Two Johns Hopkins Medicine faculty members have joined the ranks of the National Academy of Sciences' Institute of Medicine, a prestigious body that brings together national leaders in the fields of health and medicine, social and behavioral sciences, law, administration and economics to develop solutions to a broad range of health policy issues. The institute currently has 632 active members.
Elected this year are Linda P. Fried, a professor of medicine, epidemiology and health policy and the director of the Center on Aging and Health; and Bert Vogelstein, an investigator with the Howard Hughes Medical Institute and professor of oncology and pathology.
New members from Hopkins elected last year and inducted this year are Dean/CEO Edward D. Miller; Elias A. Zerhouni, chair of the Department of Radiology and executive vice dean of the School of Medicine; Myron L. Weisfeldt, William Osler Professor and recently appointed chairman of the Department of Medicine; Jacquelyn C. Campbell, professor and associate dean for doctoral education and research in the School of Nursing; Thomas J. Kelly, chair of the Department of Molecular Biology and Genetics; Lawrence O. Gostin, professor of health policy and management at the Bloomberg School of Public Health, a professor of law at Georgetown University and co-director of the Georgetown/Johns Hopkins Program on Law and Public Health at Georgetown University Law Center; and Catherine D. De Angelis, on leave from Hopkins and former vice dean for academic affairs and faculty, editor of The Journal of the American Medical Association and editor in chief of scientific publications, information and multimedia at the American Medical Association.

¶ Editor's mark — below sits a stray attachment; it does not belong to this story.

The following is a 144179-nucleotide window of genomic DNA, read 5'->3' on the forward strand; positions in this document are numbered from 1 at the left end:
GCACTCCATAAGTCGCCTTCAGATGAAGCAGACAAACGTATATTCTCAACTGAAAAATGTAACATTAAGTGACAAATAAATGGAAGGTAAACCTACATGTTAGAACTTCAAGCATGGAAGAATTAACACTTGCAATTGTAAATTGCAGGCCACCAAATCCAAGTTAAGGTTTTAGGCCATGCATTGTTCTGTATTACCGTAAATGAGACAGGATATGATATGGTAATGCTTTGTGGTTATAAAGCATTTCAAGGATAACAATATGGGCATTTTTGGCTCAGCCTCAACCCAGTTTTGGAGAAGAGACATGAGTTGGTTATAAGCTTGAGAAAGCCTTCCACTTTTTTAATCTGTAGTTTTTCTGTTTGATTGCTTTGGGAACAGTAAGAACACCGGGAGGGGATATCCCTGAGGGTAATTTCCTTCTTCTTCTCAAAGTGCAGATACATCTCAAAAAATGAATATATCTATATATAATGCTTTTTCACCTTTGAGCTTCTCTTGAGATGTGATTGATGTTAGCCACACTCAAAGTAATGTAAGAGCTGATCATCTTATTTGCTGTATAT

In addition, Solomon H. Snyder, University Distinguished Service Professor of Neuroscience, Pharmacology and Psychiatry, was honored at the group's annual meeting Oct. 16 with IOM's Rhoda and Bernard Sarnat International Prize in Mental Health.
Snyder has been at the forefront of molecular
neuroscience as it pertains to mental illness. His efforts
have transformed scientific understanding of
neurotransmitters with the discovery of endogenous opiates
and the finding that gases such as nitric oxide can modulate
brain activity. His identification of protein receptors for
several neurotransmitters has provided insights into the
mechanisms of psychoactive drugs such as Valium, caffeine
and morphine. Through these advances, his discoveries have
led to improved understanding and treatment of many